The message is clear: climate change threatens marine fishes and the stability of global fisheries including fisheries resources in the Arab region and other countries around the world. This underlines yet another reason to urgently reduce carbon emissions and utilize clean energy to power the future. Climate change impacts such as more frequent and severe floods and droughts will affect the food and water security of many people. The impact and consequences of climate change on aquatic ecosystems, fisheries and aquaculture – and on the people that depend on them – remain uncertain and less well-known. The traditional fisheries sector operates in coastal areas therefore a call for action to minimize the effects of climate change on Arab region’s fisheries resources is urgently required. This call for urgent action also requires full support from international organizations as well as relevant Arab official institutions to the bodies operating in the region dedicated to protect the sustainability of the fisheries resources and the environment. The relevant major organizations include FAO established fisheries bodies: Regional Commission for Fisheries (RECOFI) of which the GCC States and Iran are members; the General Fisheries Commission for the Mediterranean (GFCM) in which membership includes Arab states bordering the eastern and southern shores of the  Mediterranean, the Regional Organization for the Conservation of the Environment of the Red Sea and Gulf of Aden (PERSGA) headquartered in Jeddah, Saudi Arabia as well as the relevant national and international fisheries and environmental organizations concerned. Support to these bodies will contribute in stabilizing and reviving the depleting fisheries stocks and save the resources for future generations by employing responsible fisheries operations.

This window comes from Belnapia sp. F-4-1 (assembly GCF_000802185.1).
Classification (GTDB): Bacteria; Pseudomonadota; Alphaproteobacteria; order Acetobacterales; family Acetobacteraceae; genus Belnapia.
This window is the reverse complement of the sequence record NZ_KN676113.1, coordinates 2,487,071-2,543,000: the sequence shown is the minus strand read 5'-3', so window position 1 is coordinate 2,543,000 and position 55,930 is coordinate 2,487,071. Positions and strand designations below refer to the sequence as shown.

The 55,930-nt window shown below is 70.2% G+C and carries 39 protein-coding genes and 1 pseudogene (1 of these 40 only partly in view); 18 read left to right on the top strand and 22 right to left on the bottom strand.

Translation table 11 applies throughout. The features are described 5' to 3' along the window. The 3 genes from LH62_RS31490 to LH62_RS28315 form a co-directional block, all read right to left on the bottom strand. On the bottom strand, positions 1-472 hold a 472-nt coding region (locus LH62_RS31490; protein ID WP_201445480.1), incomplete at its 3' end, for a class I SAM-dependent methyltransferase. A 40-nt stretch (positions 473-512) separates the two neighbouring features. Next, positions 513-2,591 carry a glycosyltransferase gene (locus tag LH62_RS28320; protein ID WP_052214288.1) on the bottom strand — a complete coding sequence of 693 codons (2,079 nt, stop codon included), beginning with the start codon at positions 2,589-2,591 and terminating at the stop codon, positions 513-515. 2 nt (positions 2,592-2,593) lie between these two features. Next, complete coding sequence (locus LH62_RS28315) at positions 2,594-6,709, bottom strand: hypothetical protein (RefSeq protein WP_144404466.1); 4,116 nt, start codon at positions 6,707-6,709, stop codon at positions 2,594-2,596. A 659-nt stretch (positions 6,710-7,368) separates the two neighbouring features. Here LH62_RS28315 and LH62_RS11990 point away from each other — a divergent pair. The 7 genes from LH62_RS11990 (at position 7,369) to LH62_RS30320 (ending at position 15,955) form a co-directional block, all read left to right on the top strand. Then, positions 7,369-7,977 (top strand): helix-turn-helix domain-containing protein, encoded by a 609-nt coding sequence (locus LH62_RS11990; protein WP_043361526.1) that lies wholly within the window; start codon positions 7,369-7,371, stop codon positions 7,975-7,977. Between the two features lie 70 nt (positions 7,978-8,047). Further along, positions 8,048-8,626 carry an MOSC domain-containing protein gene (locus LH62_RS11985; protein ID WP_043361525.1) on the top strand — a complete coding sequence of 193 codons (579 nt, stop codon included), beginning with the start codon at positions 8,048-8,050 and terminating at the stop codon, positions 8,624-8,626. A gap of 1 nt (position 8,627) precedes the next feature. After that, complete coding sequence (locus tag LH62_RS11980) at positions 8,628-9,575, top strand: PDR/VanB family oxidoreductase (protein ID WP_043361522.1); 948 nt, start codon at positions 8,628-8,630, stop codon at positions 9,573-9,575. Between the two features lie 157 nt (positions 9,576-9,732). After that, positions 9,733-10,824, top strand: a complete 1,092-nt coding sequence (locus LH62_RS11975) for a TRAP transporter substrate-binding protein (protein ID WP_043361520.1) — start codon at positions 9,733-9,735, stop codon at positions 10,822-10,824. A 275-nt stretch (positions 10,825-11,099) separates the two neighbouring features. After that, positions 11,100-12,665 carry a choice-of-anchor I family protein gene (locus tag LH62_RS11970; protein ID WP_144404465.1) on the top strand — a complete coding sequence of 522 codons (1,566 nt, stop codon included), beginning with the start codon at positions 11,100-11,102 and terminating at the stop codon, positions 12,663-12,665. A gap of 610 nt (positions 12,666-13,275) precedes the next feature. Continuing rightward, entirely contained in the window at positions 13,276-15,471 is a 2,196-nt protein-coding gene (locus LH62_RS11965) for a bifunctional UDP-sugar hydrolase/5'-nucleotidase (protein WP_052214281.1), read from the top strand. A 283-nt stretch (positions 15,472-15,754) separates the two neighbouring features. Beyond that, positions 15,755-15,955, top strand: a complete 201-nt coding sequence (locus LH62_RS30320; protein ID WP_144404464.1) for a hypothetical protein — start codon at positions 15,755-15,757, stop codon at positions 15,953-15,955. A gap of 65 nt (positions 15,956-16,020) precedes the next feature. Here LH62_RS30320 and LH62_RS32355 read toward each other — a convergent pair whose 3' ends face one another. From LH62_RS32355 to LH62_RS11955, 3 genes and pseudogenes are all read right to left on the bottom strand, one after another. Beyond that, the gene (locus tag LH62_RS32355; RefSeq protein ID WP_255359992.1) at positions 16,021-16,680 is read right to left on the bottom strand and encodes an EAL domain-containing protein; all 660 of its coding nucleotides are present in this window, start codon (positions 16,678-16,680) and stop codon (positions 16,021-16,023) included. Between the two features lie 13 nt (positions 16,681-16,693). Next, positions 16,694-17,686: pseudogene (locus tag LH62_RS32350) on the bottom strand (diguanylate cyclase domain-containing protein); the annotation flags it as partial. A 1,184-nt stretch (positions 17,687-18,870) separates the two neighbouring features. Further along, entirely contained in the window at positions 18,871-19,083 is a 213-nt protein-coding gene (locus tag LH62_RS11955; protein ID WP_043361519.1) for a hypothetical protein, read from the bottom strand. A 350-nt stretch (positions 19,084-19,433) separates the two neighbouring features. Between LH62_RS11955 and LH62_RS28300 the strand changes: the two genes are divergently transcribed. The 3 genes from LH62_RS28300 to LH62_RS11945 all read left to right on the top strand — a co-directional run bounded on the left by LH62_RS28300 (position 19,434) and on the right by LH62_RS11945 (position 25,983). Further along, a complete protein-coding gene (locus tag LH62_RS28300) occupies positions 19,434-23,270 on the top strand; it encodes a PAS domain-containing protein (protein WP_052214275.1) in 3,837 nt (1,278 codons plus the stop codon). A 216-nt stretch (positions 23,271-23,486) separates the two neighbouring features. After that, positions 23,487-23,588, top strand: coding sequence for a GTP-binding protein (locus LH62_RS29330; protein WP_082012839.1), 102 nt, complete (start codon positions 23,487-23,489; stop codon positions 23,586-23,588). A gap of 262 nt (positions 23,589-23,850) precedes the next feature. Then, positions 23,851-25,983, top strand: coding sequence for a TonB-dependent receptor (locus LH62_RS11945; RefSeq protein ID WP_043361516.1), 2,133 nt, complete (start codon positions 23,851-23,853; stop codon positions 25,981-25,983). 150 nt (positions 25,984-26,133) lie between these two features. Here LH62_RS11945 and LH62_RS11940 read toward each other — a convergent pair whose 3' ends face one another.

It should be pointed out, however, that several international actions towards combating climate change havebegun. In October 2019 the sixth “Our Ocean Conference” held in Norway generated 370 pledges for a clean, healthy and productive oceans. The Governments made 62% of commitments, representing 7% of total funding. The private sector made 16 commitments, or 61 commitments, and these totaled 79% of total funding of U.S. $ 50.3 million. Furthermore during an international conference held on 24 October in Geneva, the head of the Global Fund to fight diseases concluded that climate change is making it harder to eradicate deadly epidemics due to rising temperatures. Other consequences were noted to increase risk of disease from direct climate change.  Finally, those responsible for combating climate change must work on the reversal of the consequences of global warming, which is powerful threat to the planet and humanity.Rising sea levels are not only about an existential threat to the small and low-lying islands but also to developed countries. Climate change also threatens an economic if major fisheries were toextinct. Small island countries are on the frontline of being swallowed into an abyss, created initially by human activity and increasingly by inaction. Climate change has a global consensusand therefore meeting the challenge with global efforts is commonly accepted.  With this in mind world leaders should realize the urgency of the situation buttressed with willingness, preparedness and funding.